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Early Evening Sale at Sotheby’s London – British Modern & Contemporary

June 30, 2021
Lucien Freud - David Hockney

Lucien Freud – David Hockney

Sotheby’s hosted a British Art evening sale to close out June, though it curiously took place in the afternoon. The sale featured Modern and Contemporary works; just 38 lots, though 4 seem to have been withdrawn before the start, so we’ll call it 34.

Taking the top spot of the “evening” was Lucian Freud’s David Hockney, a portrait of the acclaimed artist also his longtime friend. They met back in 1962, though this work was completed in 2002 – Hockney sat for more than 100 hours for the painting, and it was included in Freud’s retrospective at the National Portrait Gallery in 2012. Expected to bring £8-12M ($11.04-16.56M), the work hammered for £13.1M ($18.08M, or £14.9M/$20.56 with premium). That figure ranks it as the sixth most expensive work by the artist at auction; and the only work to break 8 figures in the sale.

Peter Doig - Blue Mountain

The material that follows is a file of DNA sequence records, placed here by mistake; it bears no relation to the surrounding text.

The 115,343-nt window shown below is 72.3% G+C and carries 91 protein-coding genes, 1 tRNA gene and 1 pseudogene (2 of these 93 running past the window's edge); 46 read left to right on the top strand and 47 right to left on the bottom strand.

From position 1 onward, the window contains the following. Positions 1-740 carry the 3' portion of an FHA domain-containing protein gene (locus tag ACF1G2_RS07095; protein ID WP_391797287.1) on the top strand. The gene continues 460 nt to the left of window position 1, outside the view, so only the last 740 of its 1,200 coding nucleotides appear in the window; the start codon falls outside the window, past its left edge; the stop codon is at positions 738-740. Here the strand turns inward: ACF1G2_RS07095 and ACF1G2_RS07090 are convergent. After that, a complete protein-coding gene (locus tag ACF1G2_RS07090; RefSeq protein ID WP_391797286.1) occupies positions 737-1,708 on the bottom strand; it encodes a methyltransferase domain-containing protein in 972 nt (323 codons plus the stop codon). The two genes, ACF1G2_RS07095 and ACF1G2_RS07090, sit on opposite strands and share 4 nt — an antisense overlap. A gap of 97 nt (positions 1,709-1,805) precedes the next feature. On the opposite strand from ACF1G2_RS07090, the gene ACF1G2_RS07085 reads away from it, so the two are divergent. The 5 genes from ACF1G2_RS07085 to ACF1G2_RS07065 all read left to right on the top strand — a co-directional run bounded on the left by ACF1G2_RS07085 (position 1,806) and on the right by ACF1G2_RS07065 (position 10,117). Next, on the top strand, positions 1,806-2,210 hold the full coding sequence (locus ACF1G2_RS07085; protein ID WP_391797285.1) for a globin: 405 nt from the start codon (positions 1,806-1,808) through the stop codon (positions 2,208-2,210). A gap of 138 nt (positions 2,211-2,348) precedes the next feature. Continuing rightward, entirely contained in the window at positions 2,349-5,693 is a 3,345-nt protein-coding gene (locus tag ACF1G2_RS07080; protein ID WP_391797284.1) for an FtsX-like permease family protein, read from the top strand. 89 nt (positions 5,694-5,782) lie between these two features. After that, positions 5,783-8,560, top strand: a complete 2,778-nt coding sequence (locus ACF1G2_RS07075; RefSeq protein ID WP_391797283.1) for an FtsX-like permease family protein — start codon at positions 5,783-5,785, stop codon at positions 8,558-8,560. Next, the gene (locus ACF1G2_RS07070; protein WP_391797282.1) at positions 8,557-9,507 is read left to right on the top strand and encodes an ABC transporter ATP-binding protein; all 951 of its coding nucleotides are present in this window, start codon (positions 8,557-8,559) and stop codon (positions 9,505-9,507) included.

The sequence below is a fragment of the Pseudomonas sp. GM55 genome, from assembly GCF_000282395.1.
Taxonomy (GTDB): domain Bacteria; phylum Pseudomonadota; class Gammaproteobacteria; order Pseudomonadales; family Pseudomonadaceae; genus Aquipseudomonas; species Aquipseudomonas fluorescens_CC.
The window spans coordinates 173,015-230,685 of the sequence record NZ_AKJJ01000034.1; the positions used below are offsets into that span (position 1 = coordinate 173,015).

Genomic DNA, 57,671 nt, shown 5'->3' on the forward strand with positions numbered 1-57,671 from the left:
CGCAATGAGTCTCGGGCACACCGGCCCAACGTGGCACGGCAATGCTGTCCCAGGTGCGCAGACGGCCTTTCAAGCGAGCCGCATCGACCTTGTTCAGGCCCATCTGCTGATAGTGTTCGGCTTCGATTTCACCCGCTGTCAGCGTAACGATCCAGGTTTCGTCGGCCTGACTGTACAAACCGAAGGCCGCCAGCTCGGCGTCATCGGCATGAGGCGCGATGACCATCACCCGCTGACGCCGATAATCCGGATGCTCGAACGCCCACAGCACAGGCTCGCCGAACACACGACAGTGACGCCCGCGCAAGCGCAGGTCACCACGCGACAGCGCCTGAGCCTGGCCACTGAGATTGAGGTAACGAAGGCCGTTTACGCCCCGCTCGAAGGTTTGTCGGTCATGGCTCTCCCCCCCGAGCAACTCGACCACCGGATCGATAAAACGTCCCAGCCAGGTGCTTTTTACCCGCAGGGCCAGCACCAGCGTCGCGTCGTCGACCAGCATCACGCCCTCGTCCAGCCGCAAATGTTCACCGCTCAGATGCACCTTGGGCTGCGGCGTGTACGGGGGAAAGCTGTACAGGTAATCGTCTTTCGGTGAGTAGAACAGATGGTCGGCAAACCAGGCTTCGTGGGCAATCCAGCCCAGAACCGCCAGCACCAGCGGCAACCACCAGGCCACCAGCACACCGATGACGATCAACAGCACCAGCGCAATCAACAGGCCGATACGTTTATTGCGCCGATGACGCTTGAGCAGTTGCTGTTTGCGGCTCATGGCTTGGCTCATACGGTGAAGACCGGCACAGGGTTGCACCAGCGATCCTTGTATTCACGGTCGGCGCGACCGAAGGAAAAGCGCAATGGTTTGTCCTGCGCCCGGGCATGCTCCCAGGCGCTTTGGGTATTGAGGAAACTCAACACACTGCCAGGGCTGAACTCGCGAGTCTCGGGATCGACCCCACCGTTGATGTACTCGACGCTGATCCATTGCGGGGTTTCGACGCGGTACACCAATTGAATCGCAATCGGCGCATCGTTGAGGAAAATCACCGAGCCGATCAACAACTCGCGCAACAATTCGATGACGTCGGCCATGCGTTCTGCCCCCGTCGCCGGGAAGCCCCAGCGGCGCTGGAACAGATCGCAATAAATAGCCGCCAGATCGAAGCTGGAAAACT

Peter Doig – Blue Mountain

The top three was completed with two works by Peter Doig. Blue Mountain happened to be one of the few that hammered below estimate in the sale; £4.8M ($6.62M) on a £5-7M ($6.9-9.6M) estimate, though once you add in the premium that bumps the price to £5.3 ($7.3M). And Bomb Island hammered at £3.9M ($5.38M and £4.3M/$5.9M with premium), on a £3-5M ($4.14-6.9M estimate). Both works have been in private collections since the 90s, meaning this is the first time either has appeared at auction.

Peter Doig - Bomb Island

Peter Doig – Bomb Island

A few lots saw nice performances relative to the expectations… those results included works by Hockney (£410K hammer on a £150-200K estimate), Hurvin Anderson (£200K hammer on a £40-60K estimate), and Dame Magdalene Odundo (£300K hammer on a £60-90K estimate). Conversely, there were 6 lots that went below their estimate along with 4 that failed to find buyers. Works by Sir John Lavery and Euan Uglow were the most significant underperformers, hammering 20% below estimate; failed lots included works by Ben Nicholson, Bridget Riley, Henry Moore, and Peter Lanyon – none of which I’d consider major lots in the sale.

When the session closed, the total take was £41.3M hammer or £47.9M with premiums. As I mentioned earlier, 4 works were withdrawn and another 4 went unsold; that left a sell through rate of 88.2% (30/34) –  a respectable figure. They also saw 11 works go above estimate, and 13 within their expected range, yielding an estimate accuracy rate of 41%!